Lentils from Peckerwood’s

Homage to California

I pulled the very big clay pot out of the still smoldering fire from three days ago and scooped out some lentils and a piece of caramelized Iberian “patanegra” tocino, google translates this as bacon, which it aint. Tocino Iberico is from the black footed Spanish pig and aged. Think of it as aged bacon from a serano ham. Pork salted, then aged at least two months. On the way up picking a California poppy just because, I fried some red onions and poached two eggs. Those chilies sitting on the counter found their spot and poured a beer. Caramelization is as wonderfully misunderstood as a half-breed from Bakersfield barking at a Louisiana river dog; you just got to know it when you see it; but your only know it if you do it. like they’d say down at the other end of the valley: “go ahead on”. Ya just got to do it; it’s never gunna be like this if you aint got practice. What happens in that pot in that wood-fired oven for those three days? Caramelization. It get’s black, but it aint burned, but does go well with a cold beer as you can detect from the friendly little bubbles drifting up playfully to the rim.

Lotta folks talking about that Umami; but this is how you get it — with constant heat, good stuff in the pot, and time. A wood oven gots more flexibility in the time department; you can do a Neapolitan pizza in 90 seconds or a soup in a week. Yet that slow slowness is worth fucking around with. You get places you never even thought of, but they’re there. …and those California poppies your daughters brought to you that spread all around will brighten up anything, especially your spirit in far, far away.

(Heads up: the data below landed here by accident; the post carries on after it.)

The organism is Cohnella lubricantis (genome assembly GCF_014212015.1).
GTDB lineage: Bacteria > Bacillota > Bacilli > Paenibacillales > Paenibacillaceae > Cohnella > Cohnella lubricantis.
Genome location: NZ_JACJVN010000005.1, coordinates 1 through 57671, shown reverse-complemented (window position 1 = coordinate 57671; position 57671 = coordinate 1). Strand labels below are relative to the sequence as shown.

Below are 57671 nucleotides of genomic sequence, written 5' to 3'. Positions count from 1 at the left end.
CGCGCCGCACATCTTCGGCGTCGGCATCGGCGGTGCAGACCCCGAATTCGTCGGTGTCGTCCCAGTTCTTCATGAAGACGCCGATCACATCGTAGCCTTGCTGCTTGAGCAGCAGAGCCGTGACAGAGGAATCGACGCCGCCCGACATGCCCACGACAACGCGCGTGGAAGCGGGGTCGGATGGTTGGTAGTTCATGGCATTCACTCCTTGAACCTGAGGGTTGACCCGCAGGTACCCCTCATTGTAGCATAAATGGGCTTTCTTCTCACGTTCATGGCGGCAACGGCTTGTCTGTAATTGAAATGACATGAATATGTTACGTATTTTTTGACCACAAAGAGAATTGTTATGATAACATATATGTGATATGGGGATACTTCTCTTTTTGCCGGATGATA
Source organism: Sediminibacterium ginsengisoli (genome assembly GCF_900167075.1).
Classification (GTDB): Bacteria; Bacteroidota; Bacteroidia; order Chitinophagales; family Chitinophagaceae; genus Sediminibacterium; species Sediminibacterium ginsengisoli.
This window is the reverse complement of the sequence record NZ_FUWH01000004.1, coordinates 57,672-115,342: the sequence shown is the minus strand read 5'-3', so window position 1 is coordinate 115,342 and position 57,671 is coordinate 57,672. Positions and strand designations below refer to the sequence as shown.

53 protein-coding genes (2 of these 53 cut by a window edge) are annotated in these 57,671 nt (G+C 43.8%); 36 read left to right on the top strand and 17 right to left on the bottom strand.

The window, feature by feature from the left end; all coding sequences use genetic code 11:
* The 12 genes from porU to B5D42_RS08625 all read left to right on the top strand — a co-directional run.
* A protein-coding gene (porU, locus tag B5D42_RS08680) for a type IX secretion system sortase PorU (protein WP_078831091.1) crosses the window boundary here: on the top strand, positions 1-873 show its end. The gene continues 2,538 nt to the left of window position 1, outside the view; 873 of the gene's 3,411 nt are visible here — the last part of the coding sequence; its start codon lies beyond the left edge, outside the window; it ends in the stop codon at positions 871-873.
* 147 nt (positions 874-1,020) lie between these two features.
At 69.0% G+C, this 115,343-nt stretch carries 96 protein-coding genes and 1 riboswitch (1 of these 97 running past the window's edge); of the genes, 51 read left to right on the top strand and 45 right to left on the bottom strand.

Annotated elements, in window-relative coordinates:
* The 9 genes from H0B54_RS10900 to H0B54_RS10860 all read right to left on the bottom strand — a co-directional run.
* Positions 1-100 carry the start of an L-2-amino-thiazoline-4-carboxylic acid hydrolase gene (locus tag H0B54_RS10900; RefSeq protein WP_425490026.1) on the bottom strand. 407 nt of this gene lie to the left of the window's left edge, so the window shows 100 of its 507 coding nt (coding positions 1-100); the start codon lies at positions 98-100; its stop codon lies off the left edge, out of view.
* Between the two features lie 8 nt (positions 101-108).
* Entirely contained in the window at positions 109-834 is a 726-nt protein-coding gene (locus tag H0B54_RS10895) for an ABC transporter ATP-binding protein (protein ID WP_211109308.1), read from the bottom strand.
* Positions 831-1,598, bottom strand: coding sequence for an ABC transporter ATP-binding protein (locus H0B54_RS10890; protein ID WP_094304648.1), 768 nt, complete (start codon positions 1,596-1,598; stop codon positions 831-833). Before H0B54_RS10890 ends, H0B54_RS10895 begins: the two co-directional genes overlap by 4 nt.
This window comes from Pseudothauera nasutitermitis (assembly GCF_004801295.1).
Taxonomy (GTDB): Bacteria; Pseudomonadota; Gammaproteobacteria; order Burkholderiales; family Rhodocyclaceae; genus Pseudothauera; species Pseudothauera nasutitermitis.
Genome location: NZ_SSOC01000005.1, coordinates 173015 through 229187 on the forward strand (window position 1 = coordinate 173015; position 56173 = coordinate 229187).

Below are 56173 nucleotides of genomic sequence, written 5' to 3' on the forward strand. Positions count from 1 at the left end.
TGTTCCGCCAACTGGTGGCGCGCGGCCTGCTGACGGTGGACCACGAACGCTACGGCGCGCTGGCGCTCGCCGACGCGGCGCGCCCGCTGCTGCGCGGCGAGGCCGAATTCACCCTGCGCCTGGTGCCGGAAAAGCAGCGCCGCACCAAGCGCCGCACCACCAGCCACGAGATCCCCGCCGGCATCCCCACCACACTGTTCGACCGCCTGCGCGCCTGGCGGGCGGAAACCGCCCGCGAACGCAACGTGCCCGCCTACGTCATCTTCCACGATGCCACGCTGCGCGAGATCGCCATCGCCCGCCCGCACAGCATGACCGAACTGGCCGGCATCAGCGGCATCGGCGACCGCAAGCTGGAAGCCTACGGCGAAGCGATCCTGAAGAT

The better egg poaching method, according to Julia child, is to dip the whole egg into the water just as it begins to show bubbles on the bottom for 10 seconds; then set them aside and swirl the water and drop the cracked eggs into the center of the whirlpool. This keeps them together well, but I also add vinegar in the belief it whitens the whites and also aids in maintaining the integrity of the egg’s shape.
Red hot Moroccan chilies with California Poppy; hive bloom;and ground pepper, salt, and olive oil. These are a great start on a “Harisa”.
The makings for lentils baked for two days; chorizo, blood sausage from Asturias, churasco (beef that was marinated in black pepper and home made ginger molasses; an onion stuck with cloves; a cured ham bone; fresh herbs from the garden: thyme; oregano; savory; sage; chives. celery. I roast all this first for carmelization.